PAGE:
How many photoshop tweaks did you make? Did you improve brightness? contrast? color? did you rub out the slightly burnt corner?
am I making too big of a deal about this?
maybe. probably. but whatever. I was hit hard with the ethics stick.
I’m a meal planner. I wish I wasn’t sometimes, because having a meal plan attached to the fridge kind of makes me look like an obsessive control freak.
Except. Having a meal plan saves us time and money, and the 10-12 minutes I spend once a week means I’m not obsessing over meals 5-6 times a day, every day.
Last year, I didn’t stick to my meal plan very well. The Crock-Pot slow cooking thing kind of took on a life of it’s own, and I fell behind on planning ahead for anything other than what I needed to slow-cook. Although I knew that this was a temporary problem in our family, I felt floundery (that’s a word, right?). I hated that the kids were climbing into the pantry looking for a snack. I hated that I was often grabbing a bent string cheese at 10am because I had forgotten to eat breakfast. And I hated that since I wasn’t planning out my snacks and meals, I was more susceptible to eating Chocolate Frito Candy and Pound Cake instead of some yogurt and fruit when the afternoon munchies hit.
So. I’m back to meal-planning, and it FEELS GOOD. I get it that it seems controlling and somewhat limiting. I know. I was terribly hesitant to write everything down at first, too. But it works. Kids like and need a routine, and their bodies function better when they have snacks and meals at set times. Guess what? Grown-up bodies seem to like routine, too, and scheduling 5-6 mini meals throughout the day is better than only eating once or twice. Go figure.
Here are some of the things we routinely have/eat in our house:
yogurt, frozen blueberries, granola
cold cereal with banana and milk
toast with cream cheese, or PB&J
salami and cheese in a tupperware
sandwiches of all varieties (tip: put mayo/mustard in-between the meat to keep the bread from becoming soggy. Also, when making PB&J, put a thin layer of peanut butter on both sides of the bread, and then the jelly in the middle)
carrots and ranch
chips and hummus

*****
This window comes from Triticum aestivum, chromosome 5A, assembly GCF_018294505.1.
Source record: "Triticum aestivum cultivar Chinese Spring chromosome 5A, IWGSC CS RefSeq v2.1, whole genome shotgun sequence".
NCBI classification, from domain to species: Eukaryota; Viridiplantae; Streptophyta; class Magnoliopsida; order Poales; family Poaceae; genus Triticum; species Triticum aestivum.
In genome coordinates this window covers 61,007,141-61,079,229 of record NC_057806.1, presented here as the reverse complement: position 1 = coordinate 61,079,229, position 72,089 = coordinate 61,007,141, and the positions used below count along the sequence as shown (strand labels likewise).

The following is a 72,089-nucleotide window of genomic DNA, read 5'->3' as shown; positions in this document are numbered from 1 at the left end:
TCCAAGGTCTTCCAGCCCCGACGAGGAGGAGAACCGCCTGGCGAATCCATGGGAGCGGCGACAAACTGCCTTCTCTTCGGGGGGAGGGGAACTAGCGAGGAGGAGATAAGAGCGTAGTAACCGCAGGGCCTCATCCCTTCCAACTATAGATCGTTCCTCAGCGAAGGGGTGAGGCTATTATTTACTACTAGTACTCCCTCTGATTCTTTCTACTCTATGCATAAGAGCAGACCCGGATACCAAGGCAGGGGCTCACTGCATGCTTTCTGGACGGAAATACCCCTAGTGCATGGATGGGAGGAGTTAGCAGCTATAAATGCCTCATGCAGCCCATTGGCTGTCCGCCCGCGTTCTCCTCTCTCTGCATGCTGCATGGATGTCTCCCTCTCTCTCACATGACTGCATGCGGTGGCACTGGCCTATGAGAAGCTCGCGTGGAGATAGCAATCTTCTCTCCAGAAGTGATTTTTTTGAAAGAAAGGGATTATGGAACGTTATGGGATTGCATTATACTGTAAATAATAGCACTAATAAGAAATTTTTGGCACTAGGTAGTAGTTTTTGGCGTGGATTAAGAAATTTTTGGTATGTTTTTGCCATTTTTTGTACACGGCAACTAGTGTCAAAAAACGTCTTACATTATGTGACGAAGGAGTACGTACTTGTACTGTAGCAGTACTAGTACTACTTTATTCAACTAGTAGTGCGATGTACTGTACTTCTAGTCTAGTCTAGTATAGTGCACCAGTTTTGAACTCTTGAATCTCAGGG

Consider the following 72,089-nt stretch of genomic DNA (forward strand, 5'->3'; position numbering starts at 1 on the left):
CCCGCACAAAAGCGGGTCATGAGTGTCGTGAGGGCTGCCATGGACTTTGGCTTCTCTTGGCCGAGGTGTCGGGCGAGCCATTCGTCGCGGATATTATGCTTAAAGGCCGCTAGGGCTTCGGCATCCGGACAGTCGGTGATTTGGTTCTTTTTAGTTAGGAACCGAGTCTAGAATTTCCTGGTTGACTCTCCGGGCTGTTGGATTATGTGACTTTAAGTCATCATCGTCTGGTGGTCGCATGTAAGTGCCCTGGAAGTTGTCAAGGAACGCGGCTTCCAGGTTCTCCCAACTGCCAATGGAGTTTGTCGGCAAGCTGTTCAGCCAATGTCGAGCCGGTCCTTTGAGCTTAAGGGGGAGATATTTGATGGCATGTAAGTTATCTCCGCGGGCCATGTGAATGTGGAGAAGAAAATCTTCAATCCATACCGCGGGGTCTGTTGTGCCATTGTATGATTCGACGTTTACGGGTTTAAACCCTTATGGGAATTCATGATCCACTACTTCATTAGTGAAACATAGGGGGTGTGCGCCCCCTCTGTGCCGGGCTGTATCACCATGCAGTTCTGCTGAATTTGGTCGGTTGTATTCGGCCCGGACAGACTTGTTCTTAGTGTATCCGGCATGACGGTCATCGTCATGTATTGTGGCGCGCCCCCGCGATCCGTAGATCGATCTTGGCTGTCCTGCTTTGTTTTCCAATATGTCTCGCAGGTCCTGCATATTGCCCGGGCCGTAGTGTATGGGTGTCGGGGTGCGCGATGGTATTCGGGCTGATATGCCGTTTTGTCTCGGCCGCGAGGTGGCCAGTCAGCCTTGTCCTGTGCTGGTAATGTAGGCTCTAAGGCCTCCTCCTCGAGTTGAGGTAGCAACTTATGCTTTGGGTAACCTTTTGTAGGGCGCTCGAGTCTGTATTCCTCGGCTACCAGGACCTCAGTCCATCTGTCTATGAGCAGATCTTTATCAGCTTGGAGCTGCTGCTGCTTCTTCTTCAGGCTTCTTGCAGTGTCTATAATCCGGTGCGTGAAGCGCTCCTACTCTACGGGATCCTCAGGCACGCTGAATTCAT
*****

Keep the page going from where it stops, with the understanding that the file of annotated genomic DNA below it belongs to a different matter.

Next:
veggies and ranch
my kids will ALWAYS eat plain pasta with butter and parmesan cheese. That is the go-to meal in our house when I don’t think they will eat much of the main dish, or when we’re too busy to make a “real” meal.
I try hard to have a vegetable of some sort on the table. My kids like: string beans, artichokes, broccoli, sweet potatoes, brussel sprouts (I know. I have no idea how this happened.)
Use your slow cooker. Make food the lazy way. Make a big batch of stew, beans, or a pot roast and pick at the food for a few days. Repurpose leftovers. If I can help it, I try to only cook 3-4 times a week (other than last year. that wasn’t normal for anyone) and then re-use the leftovers in casseroles or as burrito filling. Here’s an example of meal planning with the crockpot.
We are a gluten-free family. Since we have food allergies, we need to plan a bit more ahead than other people need to. It’s not as easy for us (or anyone else monitoring food intake) to order delivery or swing by a fast-food joint. Because of this, we have been forced to think ahead when making food choices. I do feel that because of this we eat more healthy and are happier in our meals than we were when we just “grabbed something” at the last minute.
Give meal planning a try. For lots and LOTS of fantastic menus and meal ideas from all over the world, visit Laura at I‘m An Organizing Junkie! every Monday for her meal planning round-up. I’m sure you will find inspiration.
Want even more? Buy the book! Totally Together: Shortcuts to an Organized Life is available now. This handy-dandy weekly planner will hold your hand throughout the year and will give you all the reminders and helpful prods you need to have the Very Best Year, ever. No need to wait for the New Year to start your organization mission, you can start at any time. Enjoy!